Caught in the Web

1) Last summer, this was New York Times executive editor Bill Keller's message to the staff as he described the integration of the online and newspaper operations.

Over the past ten years the newsroom of and the newsroom on 43rd Street have been partners at a distance -- separated administratively, culturally, geographically and financially. We have built bridges -- most notably the Continuous News Desk -- and we have admired each other's work, but we have not been full collaborators. This was probably a healthy arrangement in the formative years, because it allowed our digital operation to flourish, to experiment, to move at its own quick rhythm and focus on the competitive new digital world. The result is, unassailably, the best and most widely read newspaper website in the world, one that consistently wins every award in the field and that continues to attract new readers in droves.

But in those ten years, the world has changed. The digital news operation is now grown up and strong, ready to enlarge its ambitions. The reporting and editing staff at the original newsroom is much more at ease with the Web, more eager to embrace it both as an opportunity for invention and an alternative way to reach our demanding audience. We have a burgeoning video unit that is eager to be a larger presence on the website, at a time when most users of have graduated to the kind of high-speed delivery that makes video appealing. And all of us appreciate that one of the biggest long-term challenges facing our craft is to invent a digital journalism and new services for our readers that both live up to our high standards and help carry the cost of a great news-gathering organization.

We have concluded that our best chance of meeting that challenge is to integrate the two newsrooms into one. This will enable us to fully tap the creative energy of this organization and thus raise digital journalism to  the next level. In the coming weeks, we will be working with editors and staff in both places to work out details and accomplish a smooth transition.

2) Today's short brief in the Globe's business section is considerably less lyrical.

The Boston Globe will integrate its news-gathering operations with the website as part of its strategy of making its content more readily accessible on various media. Globe editor Martin Baron will oversee editorial operations for both operations and will coordinate how news and features are reported, edited, and presented online and in print. general manager Richard Gair will continue to oversee technology functions. No layoffs will result from the move. Globe publisher Richard Gilman said the integration ``will help us to expand our reach and influence, gain revenue and market share, and fiercely compete with a host of rapidly changing and expanding media options for readers and advertisers." Both the Globe and are owned by The New York Times Co.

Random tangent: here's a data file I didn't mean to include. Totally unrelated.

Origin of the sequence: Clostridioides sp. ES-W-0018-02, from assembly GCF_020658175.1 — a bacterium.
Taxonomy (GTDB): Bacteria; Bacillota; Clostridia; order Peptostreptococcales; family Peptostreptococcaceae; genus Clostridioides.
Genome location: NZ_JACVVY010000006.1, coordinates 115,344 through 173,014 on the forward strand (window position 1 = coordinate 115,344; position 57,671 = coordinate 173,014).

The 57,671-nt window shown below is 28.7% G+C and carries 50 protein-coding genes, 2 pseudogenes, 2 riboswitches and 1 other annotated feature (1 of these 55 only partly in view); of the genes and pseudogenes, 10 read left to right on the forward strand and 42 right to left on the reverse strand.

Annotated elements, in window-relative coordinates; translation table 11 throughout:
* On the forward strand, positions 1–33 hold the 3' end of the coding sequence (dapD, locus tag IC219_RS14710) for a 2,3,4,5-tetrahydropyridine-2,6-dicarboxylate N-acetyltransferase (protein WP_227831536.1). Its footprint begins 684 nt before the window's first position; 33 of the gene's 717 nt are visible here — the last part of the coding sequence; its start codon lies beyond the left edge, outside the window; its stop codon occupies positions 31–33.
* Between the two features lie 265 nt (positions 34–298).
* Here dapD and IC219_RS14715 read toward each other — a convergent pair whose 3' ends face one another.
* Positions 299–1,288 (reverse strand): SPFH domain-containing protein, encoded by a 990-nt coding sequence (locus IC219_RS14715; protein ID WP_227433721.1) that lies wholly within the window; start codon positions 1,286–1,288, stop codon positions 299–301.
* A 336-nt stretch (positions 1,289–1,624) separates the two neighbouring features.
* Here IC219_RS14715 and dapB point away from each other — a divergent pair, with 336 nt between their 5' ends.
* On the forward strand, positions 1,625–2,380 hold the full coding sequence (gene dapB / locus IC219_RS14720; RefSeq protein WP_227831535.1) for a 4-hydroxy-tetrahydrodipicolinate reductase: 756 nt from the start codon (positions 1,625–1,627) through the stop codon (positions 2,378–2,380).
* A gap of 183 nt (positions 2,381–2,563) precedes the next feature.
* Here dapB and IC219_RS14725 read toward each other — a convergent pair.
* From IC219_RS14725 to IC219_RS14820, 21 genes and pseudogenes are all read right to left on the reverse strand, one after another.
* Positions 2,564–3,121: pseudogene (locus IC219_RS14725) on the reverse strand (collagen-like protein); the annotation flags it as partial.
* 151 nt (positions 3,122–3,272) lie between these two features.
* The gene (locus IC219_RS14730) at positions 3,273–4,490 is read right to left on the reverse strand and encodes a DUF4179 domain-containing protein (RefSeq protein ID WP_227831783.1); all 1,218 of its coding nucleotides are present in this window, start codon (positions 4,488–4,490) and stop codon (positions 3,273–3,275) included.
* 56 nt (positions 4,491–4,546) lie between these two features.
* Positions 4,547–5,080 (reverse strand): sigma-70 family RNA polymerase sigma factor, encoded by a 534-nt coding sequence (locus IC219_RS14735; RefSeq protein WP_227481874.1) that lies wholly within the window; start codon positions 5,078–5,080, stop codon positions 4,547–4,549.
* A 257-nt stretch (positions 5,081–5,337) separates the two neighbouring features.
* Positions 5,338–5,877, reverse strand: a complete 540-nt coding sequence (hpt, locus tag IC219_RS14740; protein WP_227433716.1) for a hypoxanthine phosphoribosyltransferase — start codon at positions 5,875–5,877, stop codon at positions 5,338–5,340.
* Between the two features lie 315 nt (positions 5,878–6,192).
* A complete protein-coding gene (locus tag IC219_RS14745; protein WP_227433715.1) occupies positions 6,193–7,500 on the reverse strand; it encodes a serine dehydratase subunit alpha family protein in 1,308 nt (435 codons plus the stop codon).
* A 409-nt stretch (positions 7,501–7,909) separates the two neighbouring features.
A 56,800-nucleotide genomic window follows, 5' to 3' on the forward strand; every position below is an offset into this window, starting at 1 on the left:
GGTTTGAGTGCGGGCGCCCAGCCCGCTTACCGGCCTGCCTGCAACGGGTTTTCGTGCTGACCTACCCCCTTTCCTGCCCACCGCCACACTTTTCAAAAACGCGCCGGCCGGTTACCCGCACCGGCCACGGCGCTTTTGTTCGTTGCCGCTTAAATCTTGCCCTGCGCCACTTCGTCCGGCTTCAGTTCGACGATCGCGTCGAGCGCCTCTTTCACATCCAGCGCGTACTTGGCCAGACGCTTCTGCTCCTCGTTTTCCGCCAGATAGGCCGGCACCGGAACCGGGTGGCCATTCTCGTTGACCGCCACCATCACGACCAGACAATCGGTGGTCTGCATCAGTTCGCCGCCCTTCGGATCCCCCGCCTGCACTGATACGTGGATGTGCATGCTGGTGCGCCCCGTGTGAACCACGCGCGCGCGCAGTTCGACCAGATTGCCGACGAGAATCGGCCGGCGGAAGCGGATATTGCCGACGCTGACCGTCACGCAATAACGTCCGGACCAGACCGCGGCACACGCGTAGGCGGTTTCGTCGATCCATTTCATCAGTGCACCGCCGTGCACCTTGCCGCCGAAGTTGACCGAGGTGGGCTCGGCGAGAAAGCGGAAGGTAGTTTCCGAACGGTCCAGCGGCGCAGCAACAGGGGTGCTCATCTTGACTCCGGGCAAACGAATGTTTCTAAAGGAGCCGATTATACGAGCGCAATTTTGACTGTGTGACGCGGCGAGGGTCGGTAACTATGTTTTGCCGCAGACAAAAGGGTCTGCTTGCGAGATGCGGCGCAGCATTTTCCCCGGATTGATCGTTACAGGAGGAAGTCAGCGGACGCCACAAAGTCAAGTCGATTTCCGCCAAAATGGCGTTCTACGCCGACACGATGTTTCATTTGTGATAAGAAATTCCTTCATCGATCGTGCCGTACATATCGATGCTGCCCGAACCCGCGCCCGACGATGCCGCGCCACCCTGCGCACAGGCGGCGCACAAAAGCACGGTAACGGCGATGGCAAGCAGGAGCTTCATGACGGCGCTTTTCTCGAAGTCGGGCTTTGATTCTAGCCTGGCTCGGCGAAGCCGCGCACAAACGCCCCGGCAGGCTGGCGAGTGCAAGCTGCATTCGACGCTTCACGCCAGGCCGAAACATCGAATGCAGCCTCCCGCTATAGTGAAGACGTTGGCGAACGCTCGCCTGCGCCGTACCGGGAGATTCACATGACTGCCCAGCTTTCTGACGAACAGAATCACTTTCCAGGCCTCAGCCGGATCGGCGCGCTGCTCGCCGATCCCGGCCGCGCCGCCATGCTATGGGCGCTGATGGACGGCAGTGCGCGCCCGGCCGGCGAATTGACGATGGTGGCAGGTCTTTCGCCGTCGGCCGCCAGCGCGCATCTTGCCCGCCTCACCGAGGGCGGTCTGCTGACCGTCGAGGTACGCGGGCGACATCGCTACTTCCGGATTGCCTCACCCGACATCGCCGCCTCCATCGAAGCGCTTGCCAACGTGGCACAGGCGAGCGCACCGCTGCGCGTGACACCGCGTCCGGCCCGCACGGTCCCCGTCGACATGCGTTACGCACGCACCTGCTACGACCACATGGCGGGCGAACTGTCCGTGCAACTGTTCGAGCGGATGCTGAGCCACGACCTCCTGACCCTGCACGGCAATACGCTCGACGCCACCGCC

3) The Herald had its own spin on the move today and it was -- not surprisingly -- not flattering.

Globe Web site loses autonomy
By Jerry Kronenberg

Just call it the Boring
The Boston Globe is putting its online unit more directly under the print publication’s control.
 “When we launched, autonomy and absolute focus were essential for success,” Globe Publisher Richard Gilman wrote his staff in a memo, a copy of which the Herald has obtained. “Now, we are in a new phase of heightened competition . . . (and) to flourish in this new environment, we need a more integrated approach.”
Gilman wrote that the Globe plans to merge the two operations’ editorial staffs under Globe Editor Martin Baron’s control. Plans also call for Globe executives to oversee’s marketing, design, finance and human resources.
Additionally, the paper intends to move some 35 sales and editorial staffers from their current downtown locale to the Globe’s Morrissey Boulevard headquarters.

Despite the Globe's soft-peddling of the news, the merging of the online and print operations under Baron's control is a major -- and definitely overdue -- move for a paper that had been too slow to create a working relationship between its dead tree and cyber journalists and whose web operation, while successful, was often treated as a dangling appendage. (There was a detrimental psychological impact on the rank-and-file as well with many talented veteran journalists feeling alienated from the online effort.) That's been changing recently with the introduction of more blogging and the creation of web editors. And the announcement today would seem to be a belated acknowledgement that everyone on Morrissey Boulevard should be pulling in the same direction.

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